‘I’m your paharadar, nobody can displace you from Bengal’: Mamata on NRC

Taking this battle of exclusion and inclusion to the streets, the feisty chief minister of the state said, “We will not allow any division among the people of the state.” She also said that the people of this state have earned their right to be called an Indian citizen through their participation in the freedom struggle and contribution to Bengal renaissance.

mamata banerjee
Image courtesy: PTI

Meanwhile, in an unprecedented show of solidarity last month, all the major political parties in the State, except the BJP, joined hands to pass a resolution in the Assembly on September 6 opposing the NRC exercise in Assam and resolved not to allow it to take place in West Bengal. No other state in the country has taken such sharp and immediate steps as Bengal

Even as India’s political opposition from the Congress at an all India level to the CPI(M) make sporadic noises on the exclusivist thrust of the entire updation of the National Register of Citizens(NRC) process, it is the Trinamool Congress led by the feisty Mamata Bnaerjee that is taking the issue head on! Not only has the Bengal Assembly passed a resolution rejecting the NRC in the state but yesterday, a fiery speech Mamata said that “ we will not allow any division among the people of the state.”

Google NRC and say, Indian National Congress(INC), Dravidian Munnetra Kazaghan (DMK), National Congress Party (NCP), Bahujan Samaj Party(BSP) and Samajwadi Party (SP) and you will not get too many results. As the date for the publishing of the final NRC list (August 31, 2019) somewhat muted statements by the grand old party –stating that all ‘genuine Indian citizens would be protected’ –appeared. Typically, the Congress has played a vacillating role.

Maharashtra and Karnataka, both states presently ruled by the BJP have detention camps coming up. The Opposition in these states has been quiet on the issue.

The CPI(M) Polit Bureau issued a statement urging inclusion but on the ground, in Assam, its foot soldiers are wary to dabble in this issue. Until 2016, the Congress ruled the state of Assam and the Tarun Gogoi-led government had spearheaded formulating the Standard Operating Proecdures(SOPs) and Modalities in 2005 and then again in 2003 with the main player in Assam that had led the Assam movement, the All Assam Students Union (AASU). Sarbanda Sonowal, earlier with the AASU –who spearheaded the challenge to the IMDT Act of 1983 –is now the Bharatiya Janata Party’s first chief minister in the north eastern state.

However, again, on October 21, Chief Minister Mamata Banerjee on Monday compared herself to a paharadar (security guard) and said that nobody can displace the people of West Bengal under her watch. “I am your paharadar (security guard). So, do not worry, no one here, in Bengal, can bring National Register of Citizens (NRC) here,” she said, while attending a Bijoya Sammilani at Siliguri in North Bengal on Monday. This is Chief Minister Banerjee’s first visit to North Bengal after Lok Sabha elections, in which her party Trinamool Congress lost all the seats here earlier this year. The BJP that is making an aggressive bid for the state that goes to the polls in 2021, has been using its planl of ‘illegal migrants”  and “threats to national security” to not just garner votes but also create s sharp communal divide and polarise the state. The NRC driven panic has already officially claimed 11 lives in Bengal though unofficial figures put the deaths through trauma and suicide at 20.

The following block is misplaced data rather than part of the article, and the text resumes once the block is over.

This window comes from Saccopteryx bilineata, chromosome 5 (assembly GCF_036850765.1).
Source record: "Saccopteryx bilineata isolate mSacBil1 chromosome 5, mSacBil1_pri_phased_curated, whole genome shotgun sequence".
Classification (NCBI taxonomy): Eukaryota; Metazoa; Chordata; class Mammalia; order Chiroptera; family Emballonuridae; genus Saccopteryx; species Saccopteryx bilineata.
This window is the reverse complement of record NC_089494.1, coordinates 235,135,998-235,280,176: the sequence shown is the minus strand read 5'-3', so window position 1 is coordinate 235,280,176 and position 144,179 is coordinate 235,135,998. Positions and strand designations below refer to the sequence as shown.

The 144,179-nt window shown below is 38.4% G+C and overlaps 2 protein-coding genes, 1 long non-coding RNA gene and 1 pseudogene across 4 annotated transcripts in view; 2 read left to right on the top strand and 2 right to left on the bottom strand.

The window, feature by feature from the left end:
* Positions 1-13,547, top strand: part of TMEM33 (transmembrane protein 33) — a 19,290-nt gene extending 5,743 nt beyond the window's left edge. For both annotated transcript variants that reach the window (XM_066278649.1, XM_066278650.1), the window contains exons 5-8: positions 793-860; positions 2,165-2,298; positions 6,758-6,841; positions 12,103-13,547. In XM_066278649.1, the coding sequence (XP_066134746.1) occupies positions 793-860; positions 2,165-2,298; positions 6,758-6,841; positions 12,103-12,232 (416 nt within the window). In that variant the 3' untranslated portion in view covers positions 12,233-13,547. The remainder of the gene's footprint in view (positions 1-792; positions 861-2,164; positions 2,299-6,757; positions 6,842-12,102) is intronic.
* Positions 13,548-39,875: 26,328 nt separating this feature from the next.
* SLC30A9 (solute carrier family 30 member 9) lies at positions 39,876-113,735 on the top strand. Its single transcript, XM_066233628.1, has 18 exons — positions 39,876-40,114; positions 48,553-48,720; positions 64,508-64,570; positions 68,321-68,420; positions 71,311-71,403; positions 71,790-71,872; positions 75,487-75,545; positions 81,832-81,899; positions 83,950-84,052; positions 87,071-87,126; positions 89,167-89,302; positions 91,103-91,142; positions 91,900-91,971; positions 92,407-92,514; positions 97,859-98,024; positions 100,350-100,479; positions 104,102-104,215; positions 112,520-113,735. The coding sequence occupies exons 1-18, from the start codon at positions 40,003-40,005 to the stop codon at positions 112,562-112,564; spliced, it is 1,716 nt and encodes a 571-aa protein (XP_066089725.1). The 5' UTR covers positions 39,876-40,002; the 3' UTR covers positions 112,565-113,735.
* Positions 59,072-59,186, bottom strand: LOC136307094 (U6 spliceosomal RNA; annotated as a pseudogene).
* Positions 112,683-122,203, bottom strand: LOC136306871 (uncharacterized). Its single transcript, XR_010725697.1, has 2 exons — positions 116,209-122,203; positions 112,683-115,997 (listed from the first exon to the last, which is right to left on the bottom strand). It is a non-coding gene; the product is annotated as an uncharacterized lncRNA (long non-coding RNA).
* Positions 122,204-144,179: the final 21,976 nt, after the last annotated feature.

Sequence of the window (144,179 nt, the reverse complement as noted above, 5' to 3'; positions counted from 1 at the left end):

“There may be NRC, Citizenship (Amendment) Bill, but nothing can displace anybody from Bengal. We are here to protect you. Every person living in this state is a citizen of India. Those who have turned 18 should immediately enroll themselves in voters’ list,” she added.

Banerjee reiterated there will be no NRC implementation in West Bengal. “We will not allow any division among the people of the state.”

She also said that the people of this state have earned their right to be called an Indian citizen through their participation in freedom struggle and contribution to Bengal renaissance.

“This right was given to us by Raja Rammohan Roy, (Iswar Chandra) Vidyasagar, Netaji Subhas Chandra Bose and several patriots who sacrificed their lives fighting for the independence of the nation,” she said.

Ever since the final National Register of Citizens (NRC) was published in Assam there have been rumours of a similar exercise in West Bengal. Though the Mamata Banerjee administration has repeatedly and vehemently denied this, a toxic cocktail of fear and anxiety has claimed 11 lives in the state. What’s worse, right wing supremacist groups are using the opportunity to add fuel to fire.